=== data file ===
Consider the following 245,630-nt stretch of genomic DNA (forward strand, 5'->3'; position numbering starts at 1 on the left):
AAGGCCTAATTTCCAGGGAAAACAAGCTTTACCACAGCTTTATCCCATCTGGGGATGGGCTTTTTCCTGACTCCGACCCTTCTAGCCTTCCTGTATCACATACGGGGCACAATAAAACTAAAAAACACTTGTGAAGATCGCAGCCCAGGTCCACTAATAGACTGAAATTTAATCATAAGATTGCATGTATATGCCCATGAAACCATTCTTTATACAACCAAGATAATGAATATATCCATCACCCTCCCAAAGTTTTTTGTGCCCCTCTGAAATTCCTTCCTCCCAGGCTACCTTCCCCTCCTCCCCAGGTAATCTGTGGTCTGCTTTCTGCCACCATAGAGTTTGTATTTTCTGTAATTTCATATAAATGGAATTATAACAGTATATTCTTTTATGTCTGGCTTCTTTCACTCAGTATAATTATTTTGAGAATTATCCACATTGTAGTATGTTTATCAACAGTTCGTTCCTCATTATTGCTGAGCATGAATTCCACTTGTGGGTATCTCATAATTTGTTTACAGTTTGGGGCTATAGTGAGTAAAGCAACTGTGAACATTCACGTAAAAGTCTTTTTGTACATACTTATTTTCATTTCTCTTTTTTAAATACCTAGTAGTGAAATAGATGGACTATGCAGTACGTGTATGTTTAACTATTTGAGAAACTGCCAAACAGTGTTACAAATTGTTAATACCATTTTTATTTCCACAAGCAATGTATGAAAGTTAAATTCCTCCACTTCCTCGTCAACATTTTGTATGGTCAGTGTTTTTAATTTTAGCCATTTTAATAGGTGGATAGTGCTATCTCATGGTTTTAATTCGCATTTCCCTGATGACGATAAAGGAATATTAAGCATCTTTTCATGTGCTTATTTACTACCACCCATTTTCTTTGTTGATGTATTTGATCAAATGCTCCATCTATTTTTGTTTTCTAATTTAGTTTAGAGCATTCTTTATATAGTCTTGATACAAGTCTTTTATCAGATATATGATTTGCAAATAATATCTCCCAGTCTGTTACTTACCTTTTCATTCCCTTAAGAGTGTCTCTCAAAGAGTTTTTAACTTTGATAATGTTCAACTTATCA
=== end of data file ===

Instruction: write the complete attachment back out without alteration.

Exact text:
Consider the following 245,630-nt stretch of genomic DNA (forward strand, 5'->3'; position numbering starts at 1 on the left):
AAGGCCTAATTTCCAGGGAAAACAAGCTTTACCACAGCTTTATCCCATCTGGGGATGGGCTTTTTCCTGACTCCGACCCTTCTAGCCTTCCTGTATCACATACGGGGCACAATAAAACTAAAAAACACTTGTGAAGATCGCAGCCCAGGTCCACTAATAGACTGAAATTTAATCATAAGATTGCATGTATATGCCCATGAAACCATTCTTTATACAACCAAGATAATGAATATATCCATCACCCTCCCAAAGTTTTTTGTGCCCCTCTGAAATTCCTTCCTCCCAGGCTACCTTCCCCTCCTCCCCAGGTAATCTGTGGTCTGCTTTCTGCCACCATAGAGTTTGTATTTTCTGTAATTTCATATAAATGGAATTATAACAGTATATTCTTTTATGTCTGGCTTCTTTCACTCAGTATAATTATTTTGAGAATTATCCACATTGTAGTATGTTTATCAACAGTTCGTTCCTCATTATTGCTGAGCATGAATTCCACTTGTGGGTATCTCATAATTTGTTTACAGTTTGGGGCTATAGTGAGTAAAGCAACTGTGAACATTCACGTAAAAGTCTTTTTGTACATACTTATTTTCATTTCTCTTTTTTAAATACCTAGTAGTGAAATAGATGGACTATGCAGTACGTGTATGTTTAACTATTTGAGAAACTGCCAAACAGTGTTACAAATTGTTAATACCATTTTTATTTCCACAAGCAATGTATGAAAGTTAAATTCCTCCACTTCCTCGTCAACATTTTGTATGGTCAGTGTTTTTAATTTTAGCCATTTTAATAGGTGGATAGTGCTATCTCATGGTTTTAATTCGCATTTCCCTGATGACGATAAAGGAATATTAAGCATCTTTTCATGTGCTTATTTACTACCACCCATTTTCTTTGTTGATGTATTTGATCAAATGCTCCATCTATTTTTGTTTTCTAATTTAGTTTAGAGCATTCTTTATATAGTCTTGATACAAGTCTTTTATCAGATATATGATTTGCAAATAATATCTCCCAGTCTGTTACTTACCTTTTCATTCCCTTAAGAGTGTCTCTCAAAGAGTTTTTAACTTTGATAATGTTCAACTTATCA